Oleson Road Realignment at Beaverton-Hillsdale

Q: I remember this project went through a big review in the 1990’s. Why did it start all over again?

A: In the mid 1990s Washington County conducted a study to analyze alternative solutions and identify a recommended project alternative. Over the course of a year, numerous jurisdictions, businesses, and citizens were involved in various meetings and presentations. The study examined a wide range of alternative solutions and culminated in 1996 with the Project's Technical Team recommending a Preferred Alternative.

Additionally, the County Board of Commissioners adopted Ordinance 683, an amendment to Washington County's Transportation Plan that says improvements to this intersection should be generally consistent with the recommended alternative in the 1996 study.

Over the past 13 years, development in the area (and related traffic growth) continued. Current traffic data were collected to validate the preferred alternative and the designs were updated to meet current design standards. Additionally, Washington County hired CH2M HILL as a design consultant on the project to collect current information on the status of driveways, buildings, Fanno Creek and other features in the project area.

Did work start on this project all over again? Not really. The project team needed to ensure that current information and standards were incorporated into the final design of the 1996 Preferred Alternative.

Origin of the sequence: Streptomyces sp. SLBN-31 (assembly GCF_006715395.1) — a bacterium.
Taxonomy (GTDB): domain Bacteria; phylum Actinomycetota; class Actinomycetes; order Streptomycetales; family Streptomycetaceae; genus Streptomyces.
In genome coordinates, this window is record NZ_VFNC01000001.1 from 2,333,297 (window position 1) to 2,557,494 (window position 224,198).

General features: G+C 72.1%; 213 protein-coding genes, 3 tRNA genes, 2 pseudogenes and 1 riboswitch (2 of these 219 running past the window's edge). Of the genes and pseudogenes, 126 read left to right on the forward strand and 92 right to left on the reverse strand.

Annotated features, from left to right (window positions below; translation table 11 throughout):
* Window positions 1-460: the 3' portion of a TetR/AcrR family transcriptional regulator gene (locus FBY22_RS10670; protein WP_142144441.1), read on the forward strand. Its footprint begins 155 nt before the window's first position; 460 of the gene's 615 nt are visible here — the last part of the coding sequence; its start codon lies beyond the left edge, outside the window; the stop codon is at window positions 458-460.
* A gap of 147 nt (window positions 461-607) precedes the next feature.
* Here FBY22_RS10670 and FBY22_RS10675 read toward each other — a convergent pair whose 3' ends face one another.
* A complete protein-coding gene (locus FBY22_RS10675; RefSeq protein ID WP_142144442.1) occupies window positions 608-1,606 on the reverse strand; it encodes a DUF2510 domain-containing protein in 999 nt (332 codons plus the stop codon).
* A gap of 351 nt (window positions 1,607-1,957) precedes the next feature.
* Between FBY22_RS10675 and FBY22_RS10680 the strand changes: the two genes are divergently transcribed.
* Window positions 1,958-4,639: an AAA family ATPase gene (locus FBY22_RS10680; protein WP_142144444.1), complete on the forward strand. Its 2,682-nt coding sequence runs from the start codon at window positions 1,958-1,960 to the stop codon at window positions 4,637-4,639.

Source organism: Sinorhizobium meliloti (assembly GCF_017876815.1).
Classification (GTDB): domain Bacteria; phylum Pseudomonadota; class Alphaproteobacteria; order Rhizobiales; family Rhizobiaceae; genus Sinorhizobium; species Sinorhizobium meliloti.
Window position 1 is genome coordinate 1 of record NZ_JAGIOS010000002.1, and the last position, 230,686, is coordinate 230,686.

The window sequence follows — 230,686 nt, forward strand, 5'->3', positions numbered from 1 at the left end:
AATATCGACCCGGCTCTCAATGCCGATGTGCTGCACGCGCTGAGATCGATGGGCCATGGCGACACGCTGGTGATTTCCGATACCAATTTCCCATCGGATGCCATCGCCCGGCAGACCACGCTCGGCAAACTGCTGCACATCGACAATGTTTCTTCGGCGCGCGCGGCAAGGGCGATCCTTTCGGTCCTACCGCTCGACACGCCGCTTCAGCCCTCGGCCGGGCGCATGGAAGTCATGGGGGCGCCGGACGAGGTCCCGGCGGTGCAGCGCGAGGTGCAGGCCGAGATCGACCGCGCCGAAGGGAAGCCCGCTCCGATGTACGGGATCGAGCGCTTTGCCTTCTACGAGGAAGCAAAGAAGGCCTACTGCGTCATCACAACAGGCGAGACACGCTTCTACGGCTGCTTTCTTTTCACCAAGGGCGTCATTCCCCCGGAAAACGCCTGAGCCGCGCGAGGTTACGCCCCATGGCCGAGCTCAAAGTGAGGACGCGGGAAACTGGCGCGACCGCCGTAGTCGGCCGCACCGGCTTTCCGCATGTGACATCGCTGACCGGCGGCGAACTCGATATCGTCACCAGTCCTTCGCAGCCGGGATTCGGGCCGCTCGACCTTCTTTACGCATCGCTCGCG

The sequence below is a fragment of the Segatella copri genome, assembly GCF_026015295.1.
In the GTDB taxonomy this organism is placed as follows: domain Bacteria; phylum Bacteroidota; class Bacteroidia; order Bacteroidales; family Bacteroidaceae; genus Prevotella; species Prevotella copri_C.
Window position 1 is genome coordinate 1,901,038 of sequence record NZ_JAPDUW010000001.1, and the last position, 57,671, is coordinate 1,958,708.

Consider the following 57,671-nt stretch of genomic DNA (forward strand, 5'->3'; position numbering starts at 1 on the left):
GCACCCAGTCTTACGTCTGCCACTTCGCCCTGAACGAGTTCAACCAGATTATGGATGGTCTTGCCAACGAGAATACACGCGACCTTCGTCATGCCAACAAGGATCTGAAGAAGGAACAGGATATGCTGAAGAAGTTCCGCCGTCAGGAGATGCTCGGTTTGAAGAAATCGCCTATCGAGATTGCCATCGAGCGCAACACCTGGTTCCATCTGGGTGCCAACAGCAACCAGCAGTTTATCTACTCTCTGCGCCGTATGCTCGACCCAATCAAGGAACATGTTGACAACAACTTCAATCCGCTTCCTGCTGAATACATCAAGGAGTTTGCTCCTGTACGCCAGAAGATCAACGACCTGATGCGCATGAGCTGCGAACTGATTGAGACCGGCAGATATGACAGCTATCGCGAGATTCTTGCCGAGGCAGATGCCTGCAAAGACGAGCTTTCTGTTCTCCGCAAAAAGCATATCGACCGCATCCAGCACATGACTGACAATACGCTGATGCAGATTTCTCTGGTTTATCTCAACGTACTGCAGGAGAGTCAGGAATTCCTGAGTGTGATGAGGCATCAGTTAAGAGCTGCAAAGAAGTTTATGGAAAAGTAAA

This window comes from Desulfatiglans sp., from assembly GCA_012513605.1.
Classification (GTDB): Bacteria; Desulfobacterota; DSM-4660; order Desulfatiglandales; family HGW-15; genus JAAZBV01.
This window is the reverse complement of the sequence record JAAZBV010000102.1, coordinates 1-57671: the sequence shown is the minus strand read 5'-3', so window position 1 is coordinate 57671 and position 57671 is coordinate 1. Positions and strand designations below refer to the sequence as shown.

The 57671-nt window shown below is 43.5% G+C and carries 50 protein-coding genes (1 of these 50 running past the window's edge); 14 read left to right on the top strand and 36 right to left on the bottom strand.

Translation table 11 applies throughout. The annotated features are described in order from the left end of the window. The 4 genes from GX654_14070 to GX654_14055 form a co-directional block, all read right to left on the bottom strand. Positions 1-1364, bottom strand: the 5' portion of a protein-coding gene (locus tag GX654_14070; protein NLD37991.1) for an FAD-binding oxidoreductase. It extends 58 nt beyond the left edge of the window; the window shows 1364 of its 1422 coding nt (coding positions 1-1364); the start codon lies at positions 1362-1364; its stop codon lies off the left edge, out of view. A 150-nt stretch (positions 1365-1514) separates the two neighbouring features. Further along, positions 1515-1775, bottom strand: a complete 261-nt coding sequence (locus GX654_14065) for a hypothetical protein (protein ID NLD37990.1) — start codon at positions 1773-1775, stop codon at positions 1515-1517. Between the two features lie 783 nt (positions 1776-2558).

Q: There are a lot of problems at this intersection. Will the project fix all of these problems?

A: Washington County acknowledges a variety of problems in the project area. The 1996 recommended Preferred Alternative proposed various modifications to this intersection. However, in order to fund, design, and construct the preferred alternative, it was necessary to break the project into three phases. The first phase proposes to realign Oleson Road 400 feet to the east of where it currently intersects with Beaverton-Hillsdale Highway. The County is currently advancing the first phase of the project, which provides the most benefit of the three phases. Breaking the project into phases will allow the County to seek funding in smaller, more manageable pieces. Advancing all phases as a single project could result in a designed project that never moves forward because it is too expensive to fund at one time.



Q: Will the project look exactly like the 1996 Preferred Alternative drawing?

A. The 1996 Preferred Alternative reviewed various details including traffic flow and congestion, land use, zoning, and other factors. However, it was not a complete engineering design. Since the mid 1990s road design standards have been updated, properties have developed and changed ownership or use, and environmental regulations have been revised. Since so much time had passed, it was important to get an accurate picture of the current status of the project area. Since 2009, the project team has been able to confirm that the overall 1996 Preferred Alternative is still viable. However, minor refinements were made to the design to ensure that it meets current design standards and environmental regulations.



Q: What other design alternatives were considered during the 1990s review process?